‘I hope you burn in Hell,’ the prisoner managed to hiss, before a sob caught at the back of his throat.

Doc laughed – a low, snorting sound, like a wild animal. ‘Then perhaps we will be roommates, yes? You would like this, I think. You would like this very much.’

‘Stay away from me, you… you freak. You twisted monster!’

Doc’s expression turned to one of mock hurt. ‘Such cruel words. I thought we were friends, you and I. Remember, I was not the one who did all those things. It was not me, it was you.’ He rested a hand on the condemned man’s shoulder and leaned in close once more. ‘Or maybe it was me, and you were but the weapon?’

He stepped back and laughed as the man in the chair began to pull against his straps. The leather cut grooves in his skin as he fought and struggled to be free. ‘Let me out!’ he screamed, the veins in his neck standing out in knots. ‘I want out. Let me out!’

‘Sssh, old friend, be calm. It will all be over soon,’ Doc soothed. ‘Remember how you used to sing to them? To the kiddiewinkles, as you dragged them along by their hair?’ He cleared his throat, then began to sing in a low, scratchy whisper. ‘If you go down to the woods today, you’d better not go alone…’

Almost immediately, the man in the electric chair stopped thrashing around. He sat still, his head hanging as low as the helmet and wires allowed.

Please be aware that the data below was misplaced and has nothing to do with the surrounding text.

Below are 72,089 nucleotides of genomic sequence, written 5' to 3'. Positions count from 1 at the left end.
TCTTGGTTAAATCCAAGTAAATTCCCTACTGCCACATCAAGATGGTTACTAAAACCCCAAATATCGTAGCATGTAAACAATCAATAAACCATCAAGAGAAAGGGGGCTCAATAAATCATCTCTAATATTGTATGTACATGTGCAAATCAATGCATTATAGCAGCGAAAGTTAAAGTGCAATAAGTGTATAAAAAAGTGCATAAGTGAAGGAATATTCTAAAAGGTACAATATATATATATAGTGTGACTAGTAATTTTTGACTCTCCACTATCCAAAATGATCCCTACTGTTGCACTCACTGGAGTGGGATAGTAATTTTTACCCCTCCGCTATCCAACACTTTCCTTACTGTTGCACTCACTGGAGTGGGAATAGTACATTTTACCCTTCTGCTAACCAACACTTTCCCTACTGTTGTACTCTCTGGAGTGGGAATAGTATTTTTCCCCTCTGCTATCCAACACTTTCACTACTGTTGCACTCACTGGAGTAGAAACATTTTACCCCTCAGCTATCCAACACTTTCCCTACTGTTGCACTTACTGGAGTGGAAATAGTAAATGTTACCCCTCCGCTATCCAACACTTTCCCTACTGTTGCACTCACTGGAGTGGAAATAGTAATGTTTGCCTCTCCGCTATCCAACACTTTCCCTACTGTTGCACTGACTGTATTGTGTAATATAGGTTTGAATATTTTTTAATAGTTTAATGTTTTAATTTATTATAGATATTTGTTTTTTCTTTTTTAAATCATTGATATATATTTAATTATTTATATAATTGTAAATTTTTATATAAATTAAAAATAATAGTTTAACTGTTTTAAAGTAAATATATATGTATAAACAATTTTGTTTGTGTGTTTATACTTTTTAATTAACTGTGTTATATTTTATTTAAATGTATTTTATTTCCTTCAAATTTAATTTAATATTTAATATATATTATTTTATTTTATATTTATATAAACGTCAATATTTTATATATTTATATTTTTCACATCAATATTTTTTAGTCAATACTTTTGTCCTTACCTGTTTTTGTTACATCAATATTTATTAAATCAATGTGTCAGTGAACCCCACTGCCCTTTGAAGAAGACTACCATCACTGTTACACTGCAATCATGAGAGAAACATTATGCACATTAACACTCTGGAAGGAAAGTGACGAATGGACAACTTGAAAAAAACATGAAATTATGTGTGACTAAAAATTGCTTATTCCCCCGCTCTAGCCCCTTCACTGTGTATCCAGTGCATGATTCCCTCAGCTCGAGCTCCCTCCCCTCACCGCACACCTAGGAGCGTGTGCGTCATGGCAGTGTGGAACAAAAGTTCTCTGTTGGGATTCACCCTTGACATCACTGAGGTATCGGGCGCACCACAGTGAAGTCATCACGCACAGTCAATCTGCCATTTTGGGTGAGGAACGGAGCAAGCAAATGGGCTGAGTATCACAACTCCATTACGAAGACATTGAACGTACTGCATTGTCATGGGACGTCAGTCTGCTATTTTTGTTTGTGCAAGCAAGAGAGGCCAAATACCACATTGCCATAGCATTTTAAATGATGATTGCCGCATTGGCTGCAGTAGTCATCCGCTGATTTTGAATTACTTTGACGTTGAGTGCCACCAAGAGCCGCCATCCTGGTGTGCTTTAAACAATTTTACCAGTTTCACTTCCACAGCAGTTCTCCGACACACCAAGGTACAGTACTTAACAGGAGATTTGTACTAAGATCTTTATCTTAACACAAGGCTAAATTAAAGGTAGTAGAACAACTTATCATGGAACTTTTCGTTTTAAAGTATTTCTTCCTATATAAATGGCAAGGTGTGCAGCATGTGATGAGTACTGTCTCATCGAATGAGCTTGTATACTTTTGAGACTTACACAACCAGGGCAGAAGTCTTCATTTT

There was a soft clicking as the curtains were slowly drawn back.

‘…it’s lovely down in the woods today, but safer to stay at home…’

The condemned man’s eyes raised. Faces. He saw faces. Watching him. Hating him. So many faces, blaming him for those things he had done. Those terrible, terrible things.

‘…for every bear that ever there was, is gathered there for certain because…’

Beyond the glass, two keys were turned, and two fingers hovered over two buttons. Doc ran a hand through his wispy white hair, then clutched his case to his chest. Its contents seemed to sing to him through the leather. He hoped, wherever he was going, that he was able to put them to good use.

In the chair, Doc’s only friend began to cry – not for himself, but for them. For all the dead children.

Doc’s purple lips parted into a grin, revealing teeth thick with yellow scum. He winked, as beyond the glass, two fingers pushed down on two buttons.

‘…today’s the day the teddy bears have their piiiic-niiiic!’

There was a buzz. The man in the electric chair went rigid.

And Doc’s whole world went dark.